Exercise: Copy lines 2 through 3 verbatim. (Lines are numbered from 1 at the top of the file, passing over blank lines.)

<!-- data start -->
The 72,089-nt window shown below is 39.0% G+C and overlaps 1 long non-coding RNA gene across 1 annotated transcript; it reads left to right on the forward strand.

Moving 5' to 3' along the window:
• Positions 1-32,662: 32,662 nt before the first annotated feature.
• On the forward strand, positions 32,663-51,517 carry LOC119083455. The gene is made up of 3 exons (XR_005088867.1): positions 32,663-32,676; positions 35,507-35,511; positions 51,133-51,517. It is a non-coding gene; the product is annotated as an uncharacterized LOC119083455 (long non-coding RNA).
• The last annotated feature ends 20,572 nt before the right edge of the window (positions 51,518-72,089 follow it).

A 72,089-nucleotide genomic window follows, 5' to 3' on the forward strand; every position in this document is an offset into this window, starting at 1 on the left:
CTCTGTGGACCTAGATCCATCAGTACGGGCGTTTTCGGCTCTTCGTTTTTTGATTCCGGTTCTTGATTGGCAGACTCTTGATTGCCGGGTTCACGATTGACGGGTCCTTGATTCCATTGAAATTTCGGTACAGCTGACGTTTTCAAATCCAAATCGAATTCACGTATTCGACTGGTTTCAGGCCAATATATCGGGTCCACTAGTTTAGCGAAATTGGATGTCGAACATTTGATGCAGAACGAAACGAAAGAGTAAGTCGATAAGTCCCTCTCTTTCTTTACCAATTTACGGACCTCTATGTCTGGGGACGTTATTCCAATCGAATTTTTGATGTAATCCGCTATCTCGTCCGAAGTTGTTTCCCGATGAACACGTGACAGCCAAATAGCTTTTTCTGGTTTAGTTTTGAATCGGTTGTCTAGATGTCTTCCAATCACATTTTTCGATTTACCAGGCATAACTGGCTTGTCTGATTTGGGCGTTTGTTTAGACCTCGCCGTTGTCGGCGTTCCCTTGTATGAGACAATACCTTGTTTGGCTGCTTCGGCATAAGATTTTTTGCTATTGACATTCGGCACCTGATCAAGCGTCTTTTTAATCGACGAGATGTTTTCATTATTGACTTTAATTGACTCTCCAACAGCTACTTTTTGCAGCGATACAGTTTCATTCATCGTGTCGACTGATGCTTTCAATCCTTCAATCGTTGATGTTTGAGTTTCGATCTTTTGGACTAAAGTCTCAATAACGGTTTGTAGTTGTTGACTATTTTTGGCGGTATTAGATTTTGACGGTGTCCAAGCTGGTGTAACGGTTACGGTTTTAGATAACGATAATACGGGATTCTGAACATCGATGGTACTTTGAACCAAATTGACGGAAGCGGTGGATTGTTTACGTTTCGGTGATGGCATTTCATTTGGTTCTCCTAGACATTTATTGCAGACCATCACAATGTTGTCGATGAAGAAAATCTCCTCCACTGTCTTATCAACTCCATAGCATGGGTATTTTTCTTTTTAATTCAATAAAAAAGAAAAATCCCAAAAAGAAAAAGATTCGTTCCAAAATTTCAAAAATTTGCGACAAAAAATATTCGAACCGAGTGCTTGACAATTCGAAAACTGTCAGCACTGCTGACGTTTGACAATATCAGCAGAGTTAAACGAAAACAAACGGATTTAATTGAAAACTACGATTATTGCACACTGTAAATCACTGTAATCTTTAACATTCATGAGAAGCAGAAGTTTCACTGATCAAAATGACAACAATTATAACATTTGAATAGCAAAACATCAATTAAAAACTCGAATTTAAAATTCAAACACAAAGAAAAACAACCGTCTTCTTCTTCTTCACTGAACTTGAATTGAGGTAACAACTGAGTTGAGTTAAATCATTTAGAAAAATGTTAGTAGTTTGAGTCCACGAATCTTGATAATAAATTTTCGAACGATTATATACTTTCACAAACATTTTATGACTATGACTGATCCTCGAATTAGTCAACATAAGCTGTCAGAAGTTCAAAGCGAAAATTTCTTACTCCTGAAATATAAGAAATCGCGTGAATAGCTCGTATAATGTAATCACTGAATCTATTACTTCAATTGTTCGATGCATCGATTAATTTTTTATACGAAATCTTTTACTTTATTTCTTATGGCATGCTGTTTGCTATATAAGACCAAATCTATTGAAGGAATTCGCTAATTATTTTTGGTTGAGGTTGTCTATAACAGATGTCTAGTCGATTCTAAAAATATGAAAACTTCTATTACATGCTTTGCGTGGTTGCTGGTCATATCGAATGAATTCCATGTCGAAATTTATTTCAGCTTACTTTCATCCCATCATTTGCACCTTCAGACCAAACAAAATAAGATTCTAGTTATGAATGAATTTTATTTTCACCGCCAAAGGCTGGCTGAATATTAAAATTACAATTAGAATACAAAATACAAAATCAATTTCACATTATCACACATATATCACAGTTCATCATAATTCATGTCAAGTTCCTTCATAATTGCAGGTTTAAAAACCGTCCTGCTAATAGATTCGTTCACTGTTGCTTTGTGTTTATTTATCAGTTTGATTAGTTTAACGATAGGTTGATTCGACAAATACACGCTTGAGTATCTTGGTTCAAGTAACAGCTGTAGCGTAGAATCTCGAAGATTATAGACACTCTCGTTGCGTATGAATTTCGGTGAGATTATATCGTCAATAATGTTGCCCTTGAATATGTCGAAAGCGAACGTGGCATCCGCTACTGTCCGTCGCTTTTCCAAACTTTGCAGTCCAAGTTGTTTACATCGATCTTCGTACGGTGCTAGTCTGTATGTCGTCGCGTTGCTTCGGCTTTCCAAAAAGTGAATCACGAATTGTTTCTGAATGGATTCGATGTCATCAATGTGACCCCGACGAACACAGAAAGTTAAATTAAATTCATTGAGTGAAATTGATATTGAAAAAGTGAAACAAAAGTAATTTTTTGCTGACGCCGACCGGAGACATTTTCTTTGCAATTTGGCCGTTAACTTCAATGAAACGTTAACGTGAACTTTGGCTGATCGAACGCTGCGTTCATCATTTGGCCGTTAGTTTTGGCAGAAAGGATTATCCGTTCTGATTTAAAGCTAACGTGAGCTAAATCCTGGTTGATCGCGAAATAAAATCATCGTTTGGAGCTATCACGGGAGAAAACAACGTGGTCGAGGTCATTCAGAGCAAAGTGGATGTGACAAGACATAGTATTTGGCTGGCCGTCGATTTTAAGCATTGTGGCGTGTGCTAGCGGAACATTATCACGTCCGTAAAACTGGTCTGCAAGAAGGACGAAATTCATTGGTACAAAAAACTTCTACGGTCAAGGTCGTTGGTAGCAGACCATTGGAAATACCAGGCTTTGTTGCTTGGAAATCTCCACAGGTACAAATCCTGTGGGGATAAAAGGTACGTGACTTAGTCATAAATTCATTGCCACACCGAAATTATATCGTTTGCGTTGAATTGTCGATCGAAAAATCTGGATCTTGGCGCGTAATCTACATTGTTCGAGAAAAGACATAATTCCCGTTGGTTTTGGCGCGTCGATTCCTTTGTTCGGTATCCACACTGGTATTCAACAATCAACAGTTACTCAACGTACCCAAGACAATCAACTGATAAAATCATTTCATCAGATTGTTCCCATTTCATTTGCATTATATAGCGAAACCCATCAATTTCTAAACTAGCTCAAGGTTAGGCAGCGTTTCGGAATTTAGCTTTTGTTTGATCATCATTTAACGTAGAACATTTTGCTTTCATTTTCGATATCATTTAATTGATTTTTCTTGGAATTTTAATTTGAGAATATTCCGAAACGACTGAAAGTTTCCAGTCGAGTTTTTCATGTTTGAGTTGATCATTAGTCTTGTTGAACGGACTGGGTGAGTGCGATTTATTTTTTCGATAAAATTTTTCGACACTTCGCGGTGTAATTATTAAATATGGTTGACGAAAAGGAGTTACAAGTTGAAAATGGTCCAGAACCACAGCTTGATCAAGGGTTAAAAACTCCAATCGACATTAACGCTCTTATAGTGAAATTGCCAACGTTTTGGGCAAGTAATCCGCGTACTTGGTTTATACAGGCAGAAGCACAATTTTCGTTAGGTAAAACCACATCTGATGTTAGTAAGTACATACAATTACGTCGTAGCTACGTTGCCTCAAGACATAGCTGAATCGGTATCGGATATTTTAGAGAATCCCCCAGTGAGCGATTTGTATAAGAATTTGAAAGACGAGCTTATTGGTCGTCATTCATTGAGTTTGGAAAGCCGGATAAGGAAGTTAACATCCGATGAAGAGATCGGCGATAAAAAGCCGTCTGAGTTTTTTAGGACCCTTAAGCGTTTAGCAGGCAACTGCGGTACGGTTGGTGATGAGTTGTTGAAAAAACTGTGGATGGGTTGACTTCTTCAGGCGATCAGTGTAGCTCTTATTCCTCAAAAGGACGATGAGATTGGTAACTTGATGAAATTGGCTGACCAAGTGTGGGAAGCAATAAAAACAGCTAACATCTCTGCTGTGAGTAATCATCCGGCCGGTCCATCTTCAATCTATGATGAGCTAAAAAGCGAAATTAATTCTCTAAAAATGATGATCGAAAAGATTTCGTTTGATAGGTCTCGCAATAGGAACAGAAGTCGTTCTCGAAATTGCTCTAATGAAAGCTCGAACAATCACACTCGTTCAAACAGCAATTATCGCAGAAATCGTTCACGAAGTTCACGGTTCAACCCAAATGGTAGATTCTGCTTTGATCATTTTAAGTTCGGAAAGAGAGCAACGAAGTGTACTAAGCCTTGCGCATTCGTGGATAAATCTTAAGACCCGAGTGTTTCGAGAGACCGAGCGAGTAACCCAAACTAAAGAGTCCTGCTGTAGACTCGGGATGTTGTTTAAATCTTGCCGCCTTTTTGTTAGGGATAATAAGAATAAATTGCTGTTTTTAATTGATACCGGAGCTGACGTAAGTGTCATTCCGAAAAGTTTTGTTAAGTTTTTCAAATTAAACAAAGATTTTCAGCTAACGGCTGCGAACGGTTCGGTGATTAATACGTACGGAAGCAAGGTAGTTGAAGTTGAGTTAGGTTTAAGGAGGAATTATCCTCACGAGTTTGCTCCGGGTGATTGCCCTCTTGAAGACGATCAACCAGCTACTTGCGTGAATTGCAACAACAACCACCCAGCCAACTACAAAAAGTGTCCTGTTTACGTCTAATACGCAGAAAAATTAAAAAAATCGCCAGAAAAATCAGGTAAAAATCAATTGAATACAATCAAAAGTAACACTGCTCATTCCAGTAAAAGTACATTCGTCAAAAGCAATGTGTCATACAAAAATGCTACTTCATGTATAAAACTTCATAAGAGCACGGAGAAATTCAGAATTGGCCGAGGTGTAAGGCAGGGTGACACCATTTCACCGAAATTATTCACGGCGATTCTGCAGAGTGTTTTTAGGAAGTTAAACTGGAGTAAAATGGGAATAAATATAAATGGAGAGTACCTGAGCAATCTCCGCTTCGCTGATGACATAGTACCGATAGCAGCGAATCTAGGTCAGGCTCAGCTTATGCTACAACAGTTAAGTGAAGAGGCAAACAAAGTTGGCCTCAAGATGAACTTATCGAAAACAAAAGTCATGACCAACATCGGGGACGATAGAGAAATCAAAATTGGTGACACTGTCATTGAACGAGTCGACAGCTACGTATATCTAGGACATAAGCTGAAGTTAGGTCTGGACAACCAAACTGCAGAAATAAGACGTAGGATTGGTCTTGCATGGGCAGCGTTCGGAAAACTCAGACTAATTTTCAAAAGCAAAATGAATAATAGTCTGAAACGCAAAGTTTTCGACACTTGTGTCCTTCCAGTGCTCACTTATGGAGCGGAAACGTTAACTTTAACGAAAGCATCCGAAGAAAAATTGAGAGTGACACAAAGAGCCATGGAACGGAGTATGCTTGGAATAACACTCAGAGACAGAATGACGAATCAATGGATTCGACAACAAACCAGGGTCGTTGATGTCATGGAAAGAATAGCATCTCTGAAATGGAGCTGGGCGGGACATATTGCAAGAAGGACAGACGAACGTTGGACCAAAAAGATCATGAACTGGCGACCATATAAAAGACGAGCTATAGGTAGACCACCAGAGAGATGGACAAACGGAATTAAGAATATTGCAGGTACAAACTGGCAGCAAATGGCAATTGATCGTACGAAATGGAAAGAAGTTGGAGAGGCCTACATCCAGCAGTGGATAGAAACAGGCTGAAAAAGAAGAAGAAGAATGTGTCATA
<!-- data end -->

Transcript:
Moving 5' to 3' along the window:
• Positions 1-32,662: 32,662 nt before the first annotated feature.